For a business to thrive, you need more than employees: You need leaders. Develop the team you need by offering your staff opportunities to grow. Assign a task and let them truly own it for themselves, giving them the latitude to make decisions themselves and contact outside partners to make it work. "They'll make mistakes; that’s part of the education process," writes business expert Brian Moran. "But they'll hopefully learn from their errors and not make the same mistakes twice. Their growth will help your business thrive." (From "5 Ways to Develop Leaders in Your Company," by Brian Moran)
2. Learn to say no.
It turns out work-life balance isn't as hard to come by as busy business owners would imagine. It starts with one simple word that's hard for many to say: "No." OPEN Forum community member Natascha Thomson, and the owner and founder of Marketing Xlerator, says saying no helps her take more control of her workload and limits the amount of stress she feels. (From "5 Secrets to Finding Work-Life Balance," by Julie Bawden Davis)
Many talented high school and college students are already in the process of lining up summer internships. Start looking for these great additions to your company now—post the position up on college job boards as well as sites like Internships.com and Internmatch.com. (From "6 Tips for Finding a Fabulous Summer Intern," by Kelly Spors)
AngelList, a platform that's part startup job board/part investor research tool, is a great way to raise momentum around your fundraising efforts, writes Michael Simpson, founder of DJZ, a music discovery site. "Add recent investors, and have them promote you to their followers," he writes. "Remember that AngelList is frequently the first place that potential investors will look when trying to learn about your company’s raise, so you must manage it accordingly." (From "9 Ways to Speed Up Your Fundraising," by Michael Simpson)
Remove the yoke that is your phone over the weekend so you can take the break you deserve. You can put a hold on responding to all business-related emails over the weekend. If your willpower isn't that strong (and really, whose is?), OPEN Forum contributor Erika Napoletano has step-by-step instructions on how to stop your inbox flow from Friday to Sunday. (From "Farewell, Working Weekends: A Guide to Getting Your Life Back," by Erika Napoletano)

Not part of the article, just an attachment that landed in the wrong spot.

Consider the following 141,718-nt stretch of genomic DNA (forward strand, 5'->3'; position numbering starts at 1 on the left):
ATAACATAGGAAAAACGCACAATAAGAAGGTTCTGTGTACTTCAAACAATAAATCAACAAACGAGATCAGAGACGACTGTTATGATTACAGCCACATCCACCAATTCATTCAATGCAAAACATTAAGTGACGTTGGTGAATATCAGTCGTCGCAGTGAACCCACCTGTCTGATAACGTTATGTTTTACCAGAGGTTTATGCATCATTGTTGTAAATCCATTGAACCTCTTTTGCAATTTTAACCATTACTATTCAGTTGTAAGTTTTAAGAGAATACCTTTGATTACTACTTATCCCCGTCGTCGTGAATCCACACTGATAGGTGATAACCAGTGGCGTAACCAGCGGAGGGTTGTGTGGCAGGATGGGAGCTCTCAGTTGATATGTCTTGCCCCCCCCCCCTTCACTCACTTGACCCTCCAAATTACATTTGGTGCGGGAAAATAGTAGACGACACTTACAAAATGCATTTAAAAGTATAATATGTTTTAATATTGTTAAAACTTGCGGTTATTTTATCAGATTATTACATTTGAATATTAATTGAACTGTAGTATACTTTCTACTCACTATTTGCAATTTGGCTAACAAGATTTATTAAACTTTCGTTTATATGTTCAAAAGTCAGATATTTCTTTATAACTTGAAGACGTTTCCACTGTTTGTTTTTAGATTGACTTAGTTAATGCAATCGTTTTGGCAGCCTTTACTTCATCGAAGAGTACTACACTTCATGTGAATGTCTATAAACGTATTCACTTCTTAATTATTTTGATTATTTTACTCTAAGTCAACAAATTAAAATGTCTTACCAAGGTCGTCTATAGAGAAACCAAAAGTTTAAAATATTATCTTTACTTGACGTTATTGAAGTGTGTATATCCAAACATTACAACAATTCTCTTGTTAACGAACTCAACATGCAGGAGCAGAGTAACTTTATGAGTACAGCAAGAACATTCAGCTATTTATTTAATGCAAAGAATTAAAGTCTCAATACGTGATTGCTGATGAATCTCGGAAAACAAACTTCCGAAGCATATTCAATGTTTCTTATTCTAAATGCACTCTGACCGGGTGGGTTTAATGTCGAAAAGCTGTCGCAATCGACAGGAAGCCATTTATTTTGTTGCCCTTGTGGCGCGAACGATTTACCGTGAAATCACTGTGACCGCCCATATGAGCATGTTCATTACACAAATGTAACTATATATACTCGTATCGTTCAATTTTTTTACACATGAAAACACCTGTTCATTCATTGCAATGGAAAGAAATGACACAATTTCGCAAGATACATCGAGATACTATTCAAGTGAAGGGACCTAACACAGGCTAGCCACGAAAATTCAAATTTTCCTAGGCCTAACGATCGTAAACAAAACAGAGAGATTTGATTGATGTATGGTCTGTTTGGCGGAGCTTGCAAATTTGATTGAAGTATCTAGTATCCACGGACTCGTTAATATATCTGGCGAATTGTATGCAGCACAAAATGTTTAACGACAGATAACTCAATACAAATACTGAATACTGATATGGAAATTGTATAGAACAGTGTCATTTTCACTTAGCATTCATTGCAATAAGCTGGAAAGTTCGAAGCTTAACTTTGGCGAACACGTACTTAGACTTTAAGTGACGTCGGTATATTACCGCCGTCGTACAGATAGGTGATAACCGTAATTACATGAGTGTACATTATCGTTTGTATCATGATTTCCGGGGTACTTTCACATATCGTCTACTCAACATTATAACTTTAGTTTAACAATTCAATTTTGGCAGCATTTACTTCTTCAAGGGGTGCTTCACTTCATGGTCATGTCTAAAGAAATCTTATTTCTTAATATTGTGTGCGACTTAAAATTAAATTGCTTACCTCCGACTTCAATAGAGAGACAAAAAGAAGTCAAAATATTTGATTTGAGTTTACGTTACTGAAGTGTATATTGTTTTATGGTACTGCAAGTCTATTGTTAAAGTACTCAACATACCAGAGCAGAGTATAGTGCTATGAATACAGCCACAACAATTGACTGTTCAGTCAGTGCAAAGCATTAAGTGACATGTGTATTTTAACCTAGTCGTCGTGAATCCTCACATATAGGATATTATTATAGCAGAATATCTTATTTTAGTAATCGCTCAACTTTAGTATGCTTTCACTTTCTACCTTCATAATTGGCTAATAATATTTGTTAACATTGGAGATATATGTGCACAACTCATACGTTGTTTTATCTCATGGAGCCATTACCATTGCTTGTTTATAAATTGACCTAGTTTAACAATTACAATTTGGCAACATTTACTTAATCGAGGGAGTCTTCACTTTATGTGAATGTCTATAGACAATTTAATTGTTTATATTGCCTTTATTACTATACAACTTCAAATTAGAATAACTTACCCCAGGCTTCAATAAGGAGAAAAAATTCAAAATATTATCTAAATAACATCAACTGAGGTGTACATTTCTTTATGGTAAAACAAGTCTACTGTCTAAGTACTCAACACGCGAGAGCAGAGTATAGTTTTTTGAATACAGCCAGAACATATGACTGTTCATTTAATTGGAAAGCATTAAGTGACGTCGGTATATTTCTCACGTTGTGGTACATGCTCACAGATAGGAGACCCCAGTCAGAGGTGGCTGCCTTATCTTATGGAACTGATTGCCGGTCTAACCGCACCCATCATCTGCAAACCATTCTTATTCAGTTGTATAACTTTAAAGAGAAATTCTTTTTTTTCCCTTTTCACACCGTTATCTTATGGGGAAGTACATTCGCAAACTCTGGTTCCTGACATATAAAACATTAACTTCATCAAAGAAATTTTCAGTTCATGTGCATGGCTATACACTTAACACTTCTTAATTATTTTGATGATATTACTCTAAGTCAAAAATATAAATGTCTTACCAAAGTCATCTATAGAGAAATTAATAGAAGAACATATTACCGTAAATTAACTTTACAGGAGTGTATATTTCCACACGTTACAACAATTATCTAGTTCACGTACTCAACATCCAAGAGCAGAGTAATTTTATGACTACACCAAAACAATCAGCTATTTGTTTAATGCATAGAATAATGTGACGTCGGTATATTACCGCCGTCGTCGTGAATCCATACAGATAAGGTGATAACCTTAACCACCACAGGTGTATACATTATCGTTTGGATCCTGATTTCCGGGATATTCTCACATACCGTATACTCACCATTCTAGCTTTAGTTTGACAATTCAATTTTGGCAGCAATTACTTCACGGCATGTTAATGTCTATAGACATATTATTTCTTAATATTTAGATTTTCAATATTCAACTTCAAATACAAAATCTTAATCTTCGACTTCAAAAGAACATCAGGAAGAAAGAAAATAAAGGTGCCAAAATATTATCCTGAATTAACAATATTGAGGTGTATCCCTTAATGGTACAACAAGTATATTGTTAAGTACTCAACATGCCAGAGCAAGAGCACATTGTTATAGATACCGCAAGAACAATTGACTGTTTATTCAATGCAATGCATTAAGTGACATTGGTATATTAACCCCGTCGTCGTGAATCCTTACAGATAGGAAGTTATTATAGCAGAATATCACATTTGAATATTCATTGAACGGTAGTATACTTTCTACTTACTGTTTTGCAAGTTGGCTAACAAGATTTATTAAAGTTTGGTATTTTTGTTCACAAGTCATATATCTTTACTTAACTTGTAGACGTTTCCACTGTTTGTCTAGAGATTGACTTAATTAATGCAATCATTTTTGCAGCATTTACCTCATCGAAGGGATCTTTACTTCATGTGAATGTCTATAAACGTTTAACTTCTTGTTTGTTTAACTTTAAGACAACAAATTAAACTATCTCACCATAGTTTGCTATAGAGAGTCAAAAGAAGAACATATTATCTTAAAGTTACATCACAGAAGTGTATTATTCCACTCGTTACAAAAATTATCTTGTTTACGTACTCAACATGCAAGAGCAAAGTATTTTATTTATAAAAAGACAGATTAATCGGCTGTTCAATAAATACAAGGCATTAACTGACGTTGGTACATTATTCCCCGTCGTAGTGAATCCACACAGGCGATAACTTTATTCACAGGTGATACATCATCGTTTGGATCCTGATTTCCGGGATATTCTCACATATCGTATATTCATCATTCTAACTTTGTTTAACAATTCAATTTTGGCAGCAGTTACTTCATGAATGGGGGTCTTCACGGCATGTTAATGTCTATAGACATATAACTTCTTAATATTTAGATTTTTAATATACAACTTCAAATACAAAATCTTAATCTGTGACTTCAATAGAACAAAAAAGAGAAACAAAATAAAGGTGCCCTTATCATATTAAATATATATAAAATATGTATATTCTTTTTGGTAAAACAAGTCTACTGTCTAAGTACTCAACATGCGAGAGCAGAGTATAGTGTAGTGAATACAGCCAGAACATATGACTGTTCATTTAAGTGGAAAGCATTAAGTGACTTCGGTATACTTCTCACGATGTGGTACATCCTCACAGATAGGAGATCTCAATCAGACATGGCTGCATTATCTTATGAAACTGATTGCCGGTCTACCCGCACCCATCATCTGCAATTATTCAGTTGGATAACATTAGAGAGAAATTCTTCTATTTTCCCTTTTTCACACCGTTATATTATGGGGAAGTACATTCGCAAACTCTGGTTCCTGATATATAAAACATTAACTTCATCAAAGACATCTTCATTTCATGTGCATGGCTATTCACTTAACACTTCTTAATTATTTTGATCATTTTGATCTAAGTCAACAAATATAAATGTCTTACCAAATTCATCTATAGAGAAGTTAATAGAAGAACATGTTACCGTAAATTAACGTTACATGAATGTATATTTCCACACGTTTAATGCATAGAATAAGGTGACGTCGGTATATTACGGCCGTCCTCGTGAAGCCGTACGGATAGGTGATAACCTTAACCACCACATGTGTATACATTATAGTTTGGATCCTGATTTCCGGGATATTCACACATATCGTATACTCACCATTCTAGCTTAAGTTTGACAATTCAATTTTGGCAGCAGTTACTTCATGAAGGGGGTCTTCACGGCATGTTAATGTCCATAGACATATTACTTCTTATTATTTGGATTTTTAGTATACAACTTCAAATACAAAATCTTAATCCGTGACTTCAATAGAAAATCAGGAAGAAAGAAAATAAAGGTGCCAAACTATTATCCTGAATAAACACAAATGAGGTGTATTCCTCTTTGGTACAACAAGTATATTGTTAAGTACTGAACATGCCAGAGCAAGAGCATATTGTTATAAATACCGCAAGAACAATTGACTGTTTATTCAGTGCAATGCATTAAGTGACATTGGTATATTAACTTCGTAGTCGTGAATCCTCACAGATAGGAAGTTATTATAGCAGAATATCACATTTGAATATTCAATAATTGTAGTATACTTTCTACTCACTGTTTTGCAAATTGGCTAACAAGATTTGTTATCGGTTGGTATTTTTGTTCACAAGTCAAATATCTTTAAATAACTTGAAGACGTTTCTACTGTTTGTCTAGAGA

As rumors swirl that Google will be parceling off parts of Google+, its attempt at a social network to rival Facebook and Twitter, some business owners wonder if they should stop putting resources into the site. But don't stop just yet. Using Google+ is a great way for businesses to get SEO and appear on search engines. (From "Should You Give Up on Using Google+ For Your Business?," by Kelly Spors)
Getting hacked can hurt a businesses bottom line and decimate its customer base, as retail giant Target learned the hard way. One way to avoid being hacked is to set up two-step verification on all your accounts, writes security expert Robert Siciliano. "With a two-factor-verified system, knowing your password is only the first step," he explains. "To get any further, hackers will need to know the second factor, which is a special code (another password) that only you know and that changes every time you log in. Accessing your account will be a virtual impossibility." (From "The Best Way to Protect Against Data Breaches," by Robert Siciliano)
Top-down hierarchies were originally conceived to promote efficiency, but today's smart business owner knows they do anything but. Businesses that stick to hierarchies are only slowing down their business and keeping it from growing, writes OPEN Forum contributor Alexandra Levit. (From "5 Reasons Hierarchy is Killing Your Culture," by Alexandra Levit)
The advantages of hiring a star talent may seem numerous, but a recent study found there's only one benefit of doing it: attracting other star talent in the future. They don't have much positive impact on a business, and can actually do more harm than good. So if you are thinking about bringing in a big name to join your company, consider if they'll be a good fit for your company and existing top talent, writes OPEN Forum contributor Vivian Giang. (From "Here's The One Reason Why Hiring Star Talent Will Benefit Your Company," by Vivian Giang)
And make sure that conference is specific to your industry, writes OPEN Forum contributor Jason Brick. It's a great way to network and meet clients who could use your services. (From "7 Ways to Turn Spring Energy into Summer Profits," by Jason Brick)
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